Starting up a new freshwater tank...

Discussion in 'Freshwater Beginners' started by Benjamin Fittler, Jun 6, 2016.

  1. Benjamin FittlerNew MemberMember

    Hey guys,

    Before i get into everything I must add I am a big newbie and am starting this as a new hobby so please bear with me.pc

    I have a 4ft by 2ft tank at about 250L. I have had the water cycling through overnight after adding the gravel, ornaments etc.

    After testing the water just before its reading at about 8.5. I was told by a local pet store owner to have it at about 7.0-7.5. However i went to another store this morning and he said that 8.5 is pretty good. I dont really know wether to drop it down to 7.0-7.5 or keep it at 8.5.

    I'm looking to set up a nice community tank with 2 albino bristlenoses, 2 white tall guppys, 3 electric blue and 3 electric yellow chiclids and maybe a pictus catfish. Will all of this be possible? and what difficulties will i be facing?

    Thanks in Advance,
  2. Anders247

    Anders247Fishlore LegendMember

    Welcome to fishlore!
    I would keep the pH where it is.

    Don't do pictus catfish in this size tank, they also should be kept in schools of 5+.

    Don't keep mbuna (the type of cichlids you want) with other fish that aren't mbuna (unless it's synodontis or plecos).
  3. axelWell Known MemberMember

    If your ph is need to worry...fishes can adapt to wide range of ph
  4. PeacefantasyWell Known MemberMember

    Agreed with the others.
    Never do the PH adjusters. A stable PH is better than a swinging one.
    First thing you should do is read the Nitrogen Cycle and get a good understanding of it, then decide whether you want to do a fish in or fishless cycle and act on it accordingly.
    Side note: letting the filter run is not "cycling".. Take ALL advice of pet stores to a grain of salt.
    They make money off you.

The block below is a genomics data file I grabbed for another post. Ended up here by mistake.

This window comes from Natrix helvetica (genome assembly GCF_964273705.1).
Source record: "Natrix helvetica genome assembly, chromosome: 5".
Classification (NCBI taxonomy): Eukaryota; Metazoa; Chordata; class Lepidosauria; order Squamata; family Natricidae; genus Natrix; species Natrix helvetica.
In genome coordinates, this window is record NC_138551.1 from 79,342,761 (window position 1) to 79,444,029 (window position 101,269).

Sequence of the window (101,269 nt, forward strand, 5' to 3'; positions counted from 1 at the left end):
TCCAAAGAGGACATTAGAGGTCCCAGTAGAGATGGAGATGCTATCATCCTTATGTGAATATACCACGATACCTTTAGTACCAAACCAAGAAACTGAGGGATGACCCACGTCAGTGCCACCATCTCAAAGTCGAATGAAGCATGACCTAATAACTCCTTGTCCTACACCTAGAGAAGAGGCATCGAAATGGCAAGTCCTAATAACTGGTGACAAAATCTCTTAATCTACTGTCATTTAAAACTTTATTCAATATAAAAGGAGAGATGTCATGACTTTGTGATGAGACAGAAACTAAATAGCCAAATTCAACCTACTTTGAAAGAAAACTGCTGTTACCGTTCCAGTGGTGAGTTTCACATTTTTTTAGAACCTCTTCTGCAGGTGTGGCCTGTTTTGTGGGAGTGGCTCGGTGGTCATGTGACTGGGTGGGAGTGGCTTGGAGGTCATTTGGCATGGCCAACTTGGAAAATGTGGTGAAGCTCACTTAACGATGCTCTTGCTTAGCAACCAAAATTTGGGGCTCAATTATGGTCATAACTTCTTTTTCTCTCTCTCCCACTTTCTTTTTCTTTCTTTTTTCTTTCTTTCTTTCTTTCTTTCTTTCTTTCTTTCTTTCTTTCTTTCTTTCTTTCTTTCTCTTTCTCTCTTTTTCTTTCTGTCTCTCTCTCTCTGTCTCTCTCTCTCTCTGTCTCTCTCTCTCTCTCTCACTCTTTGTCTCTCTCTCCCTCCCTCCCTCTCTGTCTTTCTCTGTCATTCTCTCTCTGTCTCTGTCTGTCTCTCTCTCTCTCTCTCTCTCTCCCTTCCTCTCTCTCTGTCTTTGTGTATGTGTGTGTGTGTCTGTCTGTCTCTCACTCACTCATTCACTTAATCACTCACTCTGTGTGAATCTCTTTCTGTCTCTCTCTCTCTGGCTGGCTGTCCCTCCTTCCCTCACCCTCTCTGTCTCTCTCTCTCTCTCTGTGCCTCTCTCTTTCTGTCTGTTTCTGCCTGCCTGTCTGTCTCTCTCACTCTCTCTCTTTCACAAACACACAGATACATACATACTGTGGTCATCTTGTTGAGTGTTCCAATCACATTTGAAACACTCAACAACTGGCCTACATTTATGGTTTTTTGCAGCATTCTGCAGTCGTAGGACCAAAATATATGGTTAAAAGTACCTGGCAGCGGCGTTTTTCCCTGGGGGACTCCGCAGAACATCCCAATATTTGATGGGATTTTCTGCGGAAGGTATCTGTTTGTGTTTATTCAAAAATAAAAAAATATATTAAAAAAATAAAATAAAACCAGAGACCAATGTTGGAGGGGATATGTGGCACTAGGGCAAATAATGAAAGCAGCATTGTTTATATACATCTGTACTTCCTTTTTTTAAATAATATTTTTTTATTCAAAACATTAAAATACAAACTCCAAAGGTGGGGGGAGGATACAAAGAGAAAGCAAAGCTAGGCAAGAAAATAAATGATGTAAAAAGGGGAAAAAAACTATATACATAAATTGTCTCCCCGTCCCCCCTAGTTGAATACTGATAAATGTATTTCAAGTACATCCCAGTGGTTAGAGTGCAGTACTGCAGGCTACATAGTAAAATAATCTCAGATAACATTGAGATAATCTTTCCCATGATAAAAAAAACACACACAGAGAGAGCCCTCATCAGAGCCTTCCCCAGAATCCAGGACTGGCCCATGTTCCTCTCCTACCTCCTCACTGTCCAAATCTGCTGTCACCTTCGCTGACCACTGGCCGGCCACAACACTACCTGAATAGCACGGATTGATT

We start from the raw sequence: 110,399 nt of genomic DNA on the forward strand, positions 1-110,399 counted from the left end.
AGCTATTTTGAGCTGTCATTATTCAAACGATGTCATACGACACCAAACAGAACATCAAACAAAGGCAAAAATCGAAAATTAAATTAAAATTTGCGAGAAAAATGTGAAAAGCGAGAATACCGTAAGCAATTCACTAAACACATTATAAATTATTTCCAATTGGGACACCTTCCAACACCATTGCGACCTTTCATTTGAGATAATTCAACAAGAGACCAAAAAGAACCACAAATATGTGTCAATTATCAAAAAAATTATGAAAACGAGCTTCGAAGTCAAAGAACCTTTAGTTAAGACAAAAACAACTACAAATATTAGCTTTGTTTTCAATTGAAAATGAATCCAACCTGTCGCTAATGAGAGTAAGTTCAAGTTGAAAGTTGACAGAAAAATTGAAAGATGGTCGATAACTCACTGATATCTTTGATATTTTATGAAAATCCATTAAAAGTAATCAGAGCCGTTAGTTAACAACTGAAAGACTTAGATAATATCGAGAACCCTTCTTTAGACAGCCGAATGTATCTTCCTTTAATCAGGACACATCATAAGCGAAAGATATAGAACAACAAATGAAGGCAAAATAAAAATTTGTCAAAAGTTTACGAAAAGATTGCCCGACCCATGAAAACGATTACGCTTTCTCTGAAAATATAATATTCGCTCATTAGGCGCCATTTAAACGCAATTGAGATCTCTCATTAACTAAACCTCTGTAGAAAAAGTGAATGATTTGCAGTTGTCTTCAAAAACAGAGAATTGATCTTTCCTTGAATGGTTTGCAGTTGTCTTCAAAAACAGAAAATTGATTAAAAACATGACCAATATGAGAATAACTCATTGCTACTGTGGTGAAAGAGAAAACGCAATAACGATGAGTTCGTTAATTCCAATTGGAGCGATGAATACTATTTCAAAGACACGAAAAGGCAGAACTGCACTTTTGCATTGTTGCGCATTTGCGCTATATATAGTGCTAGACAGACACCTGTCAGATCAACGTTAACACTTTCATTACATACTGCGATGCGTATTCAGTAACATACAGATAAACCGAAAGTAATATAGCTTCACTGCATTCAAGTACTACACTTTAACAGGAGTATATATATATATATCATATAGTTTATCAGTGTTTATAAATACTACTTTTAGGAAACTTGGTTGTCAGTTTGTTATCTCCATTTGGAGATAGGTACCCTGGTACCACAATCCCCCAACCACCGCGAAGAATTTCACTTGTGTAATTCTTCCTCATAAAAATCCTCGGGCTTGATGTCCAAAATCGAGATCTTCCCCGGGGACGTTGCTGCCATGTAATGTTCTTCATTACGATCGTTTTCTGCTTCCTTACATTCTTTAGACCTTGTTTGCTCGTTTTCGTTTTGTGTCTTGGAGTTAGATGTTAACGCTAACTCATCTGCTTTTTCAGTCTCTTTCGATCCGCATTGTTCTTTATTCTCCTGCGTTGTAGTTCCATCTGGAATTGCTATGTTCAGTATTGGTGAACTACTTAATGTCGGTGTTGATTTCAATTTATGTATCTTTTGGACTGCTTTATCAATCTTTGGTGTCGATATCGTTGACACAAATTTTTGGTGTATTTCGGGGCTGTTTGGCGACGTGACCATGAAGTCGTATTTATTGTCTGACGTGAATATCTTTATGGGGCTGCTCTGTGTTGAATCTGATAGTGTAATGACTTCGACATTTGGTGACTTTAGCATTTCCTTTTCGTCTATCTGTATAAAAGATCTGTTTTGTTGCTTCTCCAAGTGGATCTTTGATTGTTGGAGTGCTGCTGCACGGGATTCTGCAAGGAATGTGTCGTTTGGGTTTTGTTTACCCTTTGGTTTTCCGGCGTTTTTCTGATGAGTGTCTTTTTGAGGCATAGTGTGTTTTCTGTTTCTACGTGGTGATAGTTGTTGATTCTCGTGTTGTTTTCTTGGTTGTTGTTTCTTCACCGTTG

We, on the other hand, help eachother free of charge and out of care :)
    Welcome to FishLore!!
    Last edited: Jun 7, 2016
  5. oldsalt777Well Known MemberMember

    Hello Ben...

    You can add pieces of driftwood to naturally lower the pH of the tank water. A beginner to the tank keeping hobby shouldn't try to adjust the water chemistry. The process requires a lot of knowledge and work to maintain a specific water chemistry. It would be best to keep things simple at first. Most fish you get at the pet store will be fine in the majority of public water supplies. Just review the process of getting new fish used to your water conditions (drip acclamation) and use a good water treatment when you change the tank water and your fish should be fine. If you're not sure your tap water is suitable, then take a sample to the local pet store for testing.

  6. maggie thecat

    maggie thecatWell Known MemberMember

    As you get into this and ask questions, people are going to ask questions about your water parameters : ammonia, nitrate, nitrite, etc. While you are tooling up, spring for a liquid test kit. Most people use the API master kit, because it is accurate and widely available. As you go though the cycling process, you'll need those values to evaluate the state of your tank.
  7. No Fishing

    No FishingValued MemberMember

    I would definitely recommend not worrying about your ph and like someone previously suggested, read up on the nitrogen cycle. It is a very important process to understand and will make everything much easier in the long run. I would also buy an API freshwater testing kit to keep track of your water parameters.
    Also that stock isn't going to work. Cichlids and guppys will be a disaster.

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